Approved | | Drama, Romance, War
Three World War II veterans return home to small-town America to discover that they and their families have been irreparably changed.
In the sequence where Homer discloses his stumps to Wilma, Robert Warshaw* attributes that sexual charge to "feminization [following that] he .. has lost his hands - and with them, his power to be sexually aggressive .. every night, his wife will have to put him to bed, and then it will be her hands that must be used in making love. Beneath the pathos of the scene .. feels a current of excitement, in which the sailor's misfortune becomes a kind of wish-fulfillment, as one might actually dream it. He must be passive .. therefore he can be .. without guilt. [and that overall] The asexual relations of the characters form an unusually clear projection of the familiar Hollywood (and American) dream of male passivity. The men are inept, nervous, inarticulate and childishly wilful." [*from 'Anatomy of a Falsehood'; '62.]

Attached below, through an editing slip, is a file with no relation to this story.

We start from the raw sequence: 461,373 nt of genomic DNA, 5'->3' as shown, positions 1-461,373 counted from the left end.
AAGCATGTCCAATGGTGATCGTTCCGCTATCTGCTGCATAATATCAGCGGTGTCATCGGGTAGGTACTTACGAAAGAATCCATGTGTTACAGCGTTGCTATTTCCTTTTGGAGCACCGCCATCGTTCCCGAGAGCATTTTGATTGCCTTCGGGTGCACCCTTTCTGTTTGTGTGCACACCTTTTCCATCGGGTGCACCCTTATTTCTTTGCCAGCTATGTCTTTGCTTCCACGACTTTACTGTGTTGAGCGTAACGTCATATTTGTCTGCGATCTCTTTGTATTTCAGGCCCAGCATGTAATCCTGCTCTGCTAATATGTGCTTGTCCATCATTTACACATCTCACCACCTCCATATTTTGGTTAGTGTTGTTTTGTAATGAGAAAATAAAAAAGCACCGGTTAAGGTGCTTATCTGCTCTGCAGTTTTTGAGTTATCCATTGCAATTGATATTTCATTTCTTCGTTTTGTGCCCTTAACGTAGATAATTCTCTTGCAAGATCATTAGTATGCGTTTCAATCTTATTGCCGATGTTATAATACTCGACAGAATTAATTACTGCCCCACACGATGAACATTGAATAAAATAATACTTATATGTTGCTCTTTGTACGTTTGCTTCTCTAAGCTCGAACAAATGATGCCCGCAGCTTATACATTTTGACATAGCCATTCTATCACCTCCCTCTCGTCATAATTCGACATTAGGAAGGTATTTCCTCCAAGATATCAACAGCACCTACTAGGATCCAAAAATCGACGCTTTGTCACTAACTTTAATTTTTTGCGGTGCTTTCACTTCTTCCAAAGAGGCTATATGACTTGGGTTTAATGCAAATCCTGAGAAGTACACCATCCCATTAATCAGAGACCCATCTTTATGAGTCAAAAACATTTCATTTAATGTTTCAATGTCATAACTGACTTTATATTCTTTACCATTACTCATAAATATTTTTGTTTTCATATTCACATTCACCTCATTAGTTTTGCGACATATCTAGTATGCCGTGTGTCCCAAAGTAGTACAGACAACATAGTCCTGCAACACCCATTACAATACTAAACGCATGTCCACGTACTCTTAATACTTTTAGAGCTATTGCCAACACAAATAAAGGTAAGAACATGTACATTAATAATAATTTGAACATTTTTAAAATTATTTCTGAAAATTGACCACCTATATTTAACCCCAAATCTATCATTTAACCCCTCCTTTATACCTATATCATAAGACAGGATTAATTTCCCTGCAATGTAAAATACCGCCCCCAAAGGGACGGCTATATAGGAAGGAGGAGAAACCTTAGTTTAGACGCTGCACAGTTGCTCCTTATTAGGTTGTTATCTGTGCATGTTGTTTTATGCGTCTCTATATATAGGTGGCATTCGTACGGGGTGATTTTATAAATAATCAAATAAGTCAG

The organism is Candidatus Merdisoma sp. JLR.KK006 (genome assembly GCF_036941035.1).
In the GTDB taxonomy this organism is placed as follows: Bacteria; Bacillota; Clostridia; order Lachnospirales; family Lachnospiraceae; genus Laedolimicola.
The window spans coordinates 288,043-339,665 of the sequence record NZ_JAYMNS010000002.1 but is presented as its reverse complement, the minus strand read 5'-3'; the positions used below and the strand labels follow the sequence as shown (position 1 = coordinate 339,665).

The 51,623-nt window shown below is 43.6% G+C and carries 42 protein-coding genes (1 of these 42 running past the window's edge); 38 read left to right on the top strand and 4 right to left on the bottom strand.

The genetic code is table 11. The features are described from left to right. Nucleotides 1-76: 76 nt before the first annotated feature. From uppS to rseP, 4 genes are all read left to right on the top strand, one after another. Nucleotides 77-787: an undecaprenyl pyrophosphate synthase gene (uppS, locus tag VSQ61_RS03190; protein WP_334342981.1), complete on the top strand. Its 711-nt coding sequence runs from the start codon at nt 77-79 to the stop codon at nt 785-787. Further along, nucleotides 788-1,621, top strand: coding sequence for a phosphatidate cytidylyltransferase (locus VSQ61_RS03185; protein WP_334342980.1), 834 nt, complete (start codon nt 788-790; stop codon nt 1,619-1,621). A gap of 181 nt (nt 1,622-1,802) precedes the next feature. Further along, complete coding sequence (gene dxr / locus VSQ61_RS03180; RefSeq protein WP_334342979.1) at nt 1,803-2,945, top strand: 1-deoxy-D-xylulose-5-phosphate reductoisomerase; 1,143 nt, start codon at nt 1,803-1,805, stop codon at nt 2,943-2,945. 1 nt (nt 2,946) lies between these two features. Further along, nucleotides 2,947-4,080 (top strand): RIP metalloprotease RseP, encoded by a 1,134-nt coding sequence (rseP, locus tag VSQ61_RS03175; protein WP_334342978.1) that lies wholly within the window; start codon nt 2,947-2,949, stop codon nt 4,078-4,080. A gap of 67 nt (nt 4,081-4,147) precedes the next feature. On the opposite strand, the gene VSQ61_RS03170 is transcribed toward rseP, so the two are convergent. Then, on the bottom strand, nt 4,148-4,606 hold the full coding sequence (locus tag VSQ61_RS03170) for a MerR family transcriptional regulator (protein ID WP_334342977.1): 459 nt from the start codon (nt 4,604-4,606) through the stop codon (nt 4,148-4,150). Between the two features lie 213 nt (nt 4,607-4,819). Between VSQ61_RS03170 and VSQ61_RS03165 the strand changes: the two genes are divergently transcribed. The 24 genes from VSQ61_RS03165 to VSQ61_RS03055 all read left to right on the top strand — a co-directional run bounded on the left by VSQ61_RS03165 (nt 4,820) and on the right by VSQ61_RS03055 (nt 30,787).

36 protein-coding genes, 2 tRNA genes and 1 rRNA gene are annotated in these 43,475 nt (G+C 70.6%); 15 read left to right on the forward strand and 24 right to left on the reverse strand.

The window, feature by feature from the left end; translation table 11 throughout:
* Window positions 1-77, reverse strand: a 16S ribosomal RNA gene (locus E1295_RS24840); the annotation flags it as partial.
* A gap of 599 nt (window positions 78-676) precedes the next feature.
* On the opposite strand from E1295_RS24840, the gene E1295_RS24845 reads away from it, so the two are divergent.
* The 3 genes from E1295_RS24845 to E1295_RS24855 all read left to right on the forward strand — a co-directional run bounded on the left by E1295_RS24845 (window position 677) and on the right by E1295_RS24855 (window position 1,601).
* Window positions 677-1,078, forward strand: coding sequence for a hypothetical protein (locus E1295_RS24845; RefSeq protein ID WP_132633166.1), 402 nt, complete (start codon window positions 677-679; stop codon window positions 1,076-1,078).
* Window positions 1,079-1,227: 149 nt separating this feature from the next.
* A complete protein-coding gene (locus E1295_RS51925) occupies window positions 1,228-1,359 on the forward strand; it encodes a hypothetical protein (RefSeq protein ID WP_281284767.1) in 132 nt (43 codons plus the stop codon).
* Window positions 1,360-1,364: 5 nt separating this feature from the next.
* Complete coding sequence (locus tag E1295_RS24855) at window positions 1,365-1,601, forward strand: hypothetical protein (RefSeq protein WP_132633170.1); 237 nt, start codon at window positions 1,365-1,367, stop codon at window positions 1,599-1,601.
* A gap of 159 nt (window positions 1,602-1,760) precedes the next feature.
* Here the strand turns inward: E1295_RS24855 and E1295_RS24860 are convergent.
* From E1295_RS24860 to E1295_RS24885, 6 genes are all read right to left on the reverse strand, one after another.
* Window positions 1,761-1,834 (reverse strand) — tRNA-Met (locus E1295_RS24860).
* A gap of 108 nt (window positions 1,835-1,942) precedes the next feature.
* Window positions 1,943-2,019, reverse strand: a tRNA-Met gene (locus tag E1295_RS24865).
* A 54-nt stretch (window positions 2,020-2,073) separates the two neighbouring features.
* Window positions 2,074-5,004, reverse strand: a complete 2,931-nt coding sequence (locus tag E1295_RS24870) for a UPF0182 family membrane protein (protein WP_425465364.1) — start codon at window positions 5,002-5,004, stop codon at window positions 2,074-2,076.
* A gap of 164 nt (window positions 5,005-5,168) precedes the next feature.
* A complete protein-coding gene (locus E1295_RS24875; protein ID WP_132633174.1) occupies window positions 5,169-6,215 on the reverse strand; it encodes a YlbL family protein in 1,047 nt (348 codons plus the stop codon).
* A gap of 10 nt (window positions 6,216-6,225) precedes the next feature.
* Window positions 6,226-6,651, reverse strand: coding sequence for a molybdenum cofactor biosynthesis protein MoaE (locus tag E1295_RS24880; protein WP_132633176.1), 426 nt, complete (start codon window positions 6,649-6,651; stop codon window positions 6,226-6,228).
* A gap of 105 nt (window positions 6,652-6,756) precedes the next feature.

I didn't see much of the war... I was stationed in a repair shop below decks. Oh, I was in plenty of battles, but I never saw a Jap or heard a shell coming at me. When we were sunk, all I know is there was a lot of fire and explosions. And I was ...
There are many scenes in the movie where Al's bangs change as the camera angle changes.
The character played by Ray Teal (the Axis sympathizer whom Homer Parrish attacks at the soda fountain) is listed in the credits as "Mr. Mollett". However, the character's name is never mentioned or otherwise alluded to.
The film was modified to play on a wide screen and reissued on February 3, 1954.